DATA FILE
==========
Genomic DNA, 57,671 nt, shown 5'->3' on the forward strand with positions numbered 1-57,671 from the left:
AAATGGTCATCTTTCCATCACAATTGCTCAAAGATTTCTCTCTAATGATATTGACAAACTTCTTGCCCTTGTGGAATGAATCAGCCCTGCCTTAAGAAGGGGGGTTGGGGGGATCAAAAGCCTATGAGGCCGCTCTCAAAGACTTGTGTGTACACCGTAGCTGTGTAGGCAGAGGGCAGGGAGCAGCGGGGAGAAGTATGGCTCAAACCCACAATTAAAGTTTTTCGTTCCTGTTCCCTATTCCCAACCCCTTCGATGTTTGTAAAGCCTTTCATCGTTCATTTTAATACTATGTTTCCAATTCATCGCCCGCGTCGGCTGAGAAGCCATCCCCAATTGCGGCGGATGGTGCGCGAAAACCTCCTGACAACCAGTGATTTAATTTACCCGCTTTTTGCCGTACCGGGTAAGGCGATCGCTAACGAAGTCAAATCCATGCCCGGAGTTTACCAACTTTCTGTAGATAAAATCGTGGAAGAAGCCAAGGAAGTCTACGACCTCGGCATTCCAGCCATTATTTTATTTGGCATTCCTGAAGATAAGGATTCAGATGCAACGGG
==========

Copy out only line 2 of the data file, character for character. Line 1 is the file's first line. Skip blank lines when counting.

AAATGGTCATCTTTCCATCACAATTGCTCAAAGATTTCTCTCTAATGATATTGACAAACTTCTTGCCCTTGTGGAATGAATCAGCCCTGCCTTAAGAAGGGGGGTTGGGGGGATCAAAAGCCTATGAGGCCGCTCTCAAAGACTTGTGTGTACACCGTAGCTGTGTAGGCAGAGGGCAGGGAGCAGCGGGGAGAAGTATGGCTCAAACCCACAATTAAAGTTTTTCGTTCCTGTTCCCTATTCCCAACCCCTTCGATGTTTGTAAAGCCTTTCATCGTTCATTTTAATACTATGTTTCCAATTCATCGCCCGCGTCGGCTGAGAAGCCATCCCCAATTGCGGCGGATGGTGCGCGAAAACCTCCTGACAACCAGTGATTTAATTTACCCGCTTTTTGCCGTACCGGGTAAGGCGATCGCTAACGAAGTCAAATCCATGCCCGGAGTTTACCAACTTTCTGTAGATAAAATCGTGGAAGAAGCCAAGGAAGTCTACGACCTCGGCATTCCAGCCATTATTTTATTTGGCATTCCTGAAGATAAGGATTCAGATGCAACGGG